Table 2

CLARITY tool for risk of bias in cohort studies: acceptable standards for each domain

DomainCriteria for determination of low risk of bias
Selection of exposed and non-exposed cohorts drawn from the same population We will consider the exposed and non-exposed cohorts to be selected from the same population and at low risk of bias if both are drawn from the same database of patients presenting at the same points of care over the same time frame.
Assessment of exposure We will consider secure records (eg, hospital or pharmacy records) or repeated patient interviews (or other forms of ascertainment) asking about the exposure to have a low risk of bias. Examples of ascertainment of exposure with a higher risk of bias will include structured interviews at a single point in time, written self-report and retrospective self-report (which may be subject to recall bias).
Confidence that the outcome of interest was not present at the start of the study We will consider that there is a low risk of bias resulting from the outcome of interest being present at the start of the study if there is a complete description of all prognostically important baseline (pre-exposure) characteristics for patients included in the cohort.
Matching or adjustment for all plausible prognostic variables We will consider studies to be at a low risk of bias if the study has used a comprehensive matching method or has statistically adjusted for al plausible prognostic variables. Studies that match or adjust for a minority of plausible prognostic variables or use not matching or adjustment at all will be considered to be at a high risk of bias. We will not consider statements of no differences between groups that are not substantiated by quantifiable data to be sufficient for establishing comparability.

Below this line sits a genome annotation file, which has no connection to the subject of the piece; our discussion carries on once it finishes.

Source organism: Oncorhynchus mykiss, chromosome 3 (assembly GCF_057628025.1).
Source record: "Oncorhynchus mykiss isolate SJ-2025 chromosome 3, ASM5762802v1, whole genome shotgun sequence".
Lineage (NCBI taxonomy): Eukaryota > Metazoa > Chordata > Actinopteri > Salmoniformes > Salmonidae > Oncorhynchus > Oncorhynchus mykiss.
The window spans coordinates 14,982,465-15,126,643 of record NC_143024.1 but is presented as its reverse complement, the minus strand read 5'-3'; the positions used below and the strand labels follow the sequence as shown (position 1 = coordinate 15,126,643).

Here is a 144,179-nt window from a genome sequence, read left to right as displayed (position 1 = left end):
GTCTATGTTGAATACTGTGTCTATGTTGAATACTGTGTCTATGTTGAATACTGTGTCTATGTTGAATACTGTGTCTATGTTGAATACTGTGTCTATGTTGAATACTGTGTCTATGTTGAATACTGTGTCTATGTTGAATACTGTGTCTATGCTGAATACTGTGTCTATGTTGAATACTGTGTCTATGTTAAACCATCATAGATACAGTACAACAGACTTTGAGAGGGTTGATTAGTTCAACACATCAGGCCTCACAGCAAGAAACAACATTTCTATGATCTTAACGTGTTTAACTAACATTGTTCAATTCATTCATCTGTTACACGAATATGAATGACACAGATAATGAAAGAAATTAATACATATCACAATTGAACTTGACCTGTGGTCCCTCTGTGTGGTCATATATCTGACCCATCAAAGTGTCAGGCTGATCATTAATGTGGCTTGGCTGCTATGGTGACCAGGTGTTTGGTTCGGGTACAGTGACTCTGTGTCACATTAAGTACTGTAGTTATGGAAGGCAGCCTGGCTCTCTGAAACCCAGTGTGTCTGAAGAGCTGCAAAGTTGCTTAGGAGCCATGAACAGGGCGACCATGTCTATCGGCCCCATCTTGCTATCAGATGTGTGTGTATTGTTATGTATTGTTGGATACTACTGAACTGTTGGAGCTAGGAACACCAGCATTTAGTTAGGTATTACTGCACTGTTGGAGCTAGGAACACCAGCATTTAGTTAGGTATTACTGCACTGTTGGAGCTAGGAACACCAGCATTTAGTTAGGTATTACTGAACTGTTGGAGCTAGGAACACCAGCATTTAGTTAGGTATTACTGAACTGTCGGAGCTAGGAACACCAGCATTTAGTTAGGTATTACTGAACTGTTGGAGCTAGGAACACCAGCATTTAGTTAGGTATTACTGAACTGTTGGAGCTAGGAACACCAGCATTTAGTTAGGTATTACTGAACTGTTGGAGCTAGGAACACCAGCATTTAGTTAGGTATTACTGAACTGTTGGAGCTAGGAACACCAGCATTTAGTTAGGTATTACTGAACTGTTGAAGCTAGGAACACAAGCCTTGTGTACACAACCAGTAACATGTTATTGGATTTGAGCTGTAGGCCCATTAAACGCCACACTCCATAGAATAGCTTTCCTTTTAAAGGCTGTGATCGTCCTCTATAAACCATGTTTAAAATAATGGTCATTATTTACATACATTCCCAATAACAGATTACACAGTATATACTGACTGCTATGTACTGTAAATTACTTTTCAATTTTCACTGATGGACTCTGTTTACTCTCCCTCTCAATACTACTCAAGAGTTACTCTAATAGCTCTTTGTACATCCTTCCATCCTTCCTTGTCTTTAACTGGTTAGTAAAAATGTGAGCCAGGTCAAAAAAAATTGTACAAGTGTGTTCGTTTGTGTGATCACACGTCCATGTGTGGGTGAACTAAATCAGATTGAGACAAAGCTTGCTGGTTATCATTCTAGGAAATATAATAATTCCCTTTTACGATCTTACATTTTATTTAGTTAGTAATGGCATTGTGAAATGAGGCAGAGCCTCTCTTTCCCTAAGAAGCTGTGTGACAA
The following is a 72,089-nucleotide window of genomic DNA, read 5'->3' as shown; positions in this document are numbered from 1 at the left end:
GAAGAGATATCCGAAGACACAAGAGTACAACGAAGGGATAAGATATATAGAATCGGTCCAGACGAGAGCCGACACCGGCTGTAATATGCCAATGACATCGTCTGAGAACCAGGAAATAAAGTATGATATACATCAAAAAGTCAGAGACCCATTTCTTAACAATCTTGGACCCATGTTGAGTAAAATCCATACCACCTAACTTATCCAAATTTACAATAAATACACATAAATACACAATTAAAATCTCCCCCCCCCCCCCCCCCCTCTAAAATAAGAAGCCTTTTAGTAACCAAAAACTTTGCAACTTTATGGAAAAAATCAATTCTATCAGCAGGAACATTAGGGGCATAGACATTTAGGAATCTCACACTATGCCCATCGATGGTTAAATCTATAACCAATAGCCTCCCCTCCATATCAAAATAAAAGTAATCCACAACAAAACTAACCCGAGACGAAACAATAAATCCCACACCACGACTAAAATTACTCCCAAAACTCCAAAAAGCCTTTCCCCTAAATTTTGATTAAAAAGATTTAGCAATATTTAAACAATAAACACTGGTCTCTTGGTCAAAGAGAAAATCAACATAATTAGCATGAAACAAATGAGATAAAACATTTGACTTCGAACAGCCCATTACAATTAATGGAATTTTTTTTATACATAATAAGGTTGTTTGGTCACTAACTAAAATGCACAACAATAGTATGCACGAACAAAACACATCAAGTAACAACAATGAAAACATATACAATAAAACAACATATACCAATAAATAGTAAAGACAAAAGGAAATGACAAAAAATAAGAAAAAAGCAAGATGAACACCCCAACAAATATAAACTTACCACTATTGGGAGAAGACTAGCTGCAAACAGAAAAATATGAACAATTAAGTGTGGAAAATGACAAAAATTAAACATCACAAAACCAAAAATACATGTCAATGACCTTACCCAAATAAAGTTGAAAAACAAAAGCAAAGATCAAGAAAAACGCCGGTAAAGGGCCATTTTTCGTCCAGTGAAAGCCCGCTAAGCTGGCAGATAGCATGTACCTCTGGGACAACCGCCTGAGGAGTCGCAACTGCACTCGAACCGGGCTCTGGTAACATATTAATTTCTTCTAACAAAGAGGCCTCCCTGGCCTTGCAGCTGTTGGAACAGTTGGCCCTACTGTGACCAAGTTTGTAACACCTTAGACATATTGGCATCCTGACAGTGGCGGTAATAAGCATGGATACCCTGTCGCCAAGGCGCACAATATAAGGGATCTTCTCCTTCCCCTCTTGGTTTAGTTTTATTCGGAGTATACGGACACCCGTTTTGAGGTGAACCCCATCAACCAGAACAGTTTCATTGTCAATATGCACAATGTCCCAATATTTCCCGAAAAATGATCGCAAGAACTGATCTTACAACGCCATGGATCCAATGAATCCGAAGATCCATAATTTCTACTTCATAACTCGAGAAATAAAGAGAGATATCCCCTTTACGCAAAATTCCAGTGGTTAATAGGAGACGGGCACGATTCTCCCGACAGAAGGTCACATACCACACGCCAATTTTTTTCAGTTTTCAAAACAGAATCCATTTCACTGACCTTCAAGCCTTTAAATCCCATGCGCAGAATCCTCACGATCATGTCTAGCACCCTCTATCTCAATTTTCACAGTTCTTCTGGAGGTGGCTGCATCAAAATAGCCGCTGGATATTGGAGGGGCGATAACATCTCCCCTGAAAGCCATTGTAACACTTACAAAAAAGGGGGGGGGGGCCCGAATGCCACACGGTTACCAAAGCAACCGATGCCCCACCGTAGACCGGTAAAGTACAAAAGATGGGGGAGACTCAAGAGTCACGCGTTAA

Confidence in the assessment of the presence or absence of prognostic factors We will consider studies to be at a low risk of bias if they include an interview or self-completed survey of all participants, or if there is reproducibility or documentation of the accuracy of abstraction of prognostic data. We will consider studies that extract prognostic information from a database with no documentation of quality of abstraction of prognostic variables to be at high risk of bias.
Confidence in the assessment of outcome We will consider studies that use independent blinded assessment or record linkage to a secure record (eg, hospital or pharmacy record) to be a low risk of bias. Studies that use unblinded independent assessment or self-report will be considered to be at higher risk of bias and studies with no description of how outcome was assessed will be considered to be at high risk of bias.
Adequacy of follow-up We will consider studies to be at a low risk of bias if there is no missing outcome data, if the reasons for missing outcome data are unlikely to be related to the true outcome, or if the missing outcome data is balanced in numbers across intervention groups, with similar reasons for missingness across groups. We will also consider studies to be at low risk of bias if missing data have been imputed using appropriate methods.
Balance of co-intervention between groups We will consider studies to be at a low risk of bias of most or all relevant co-interventions that might influence the outcome of interest are documented to be similar in the exposed and unexposed groups.
  • CLARITY, Clinical Advances Through Research and Information Translation.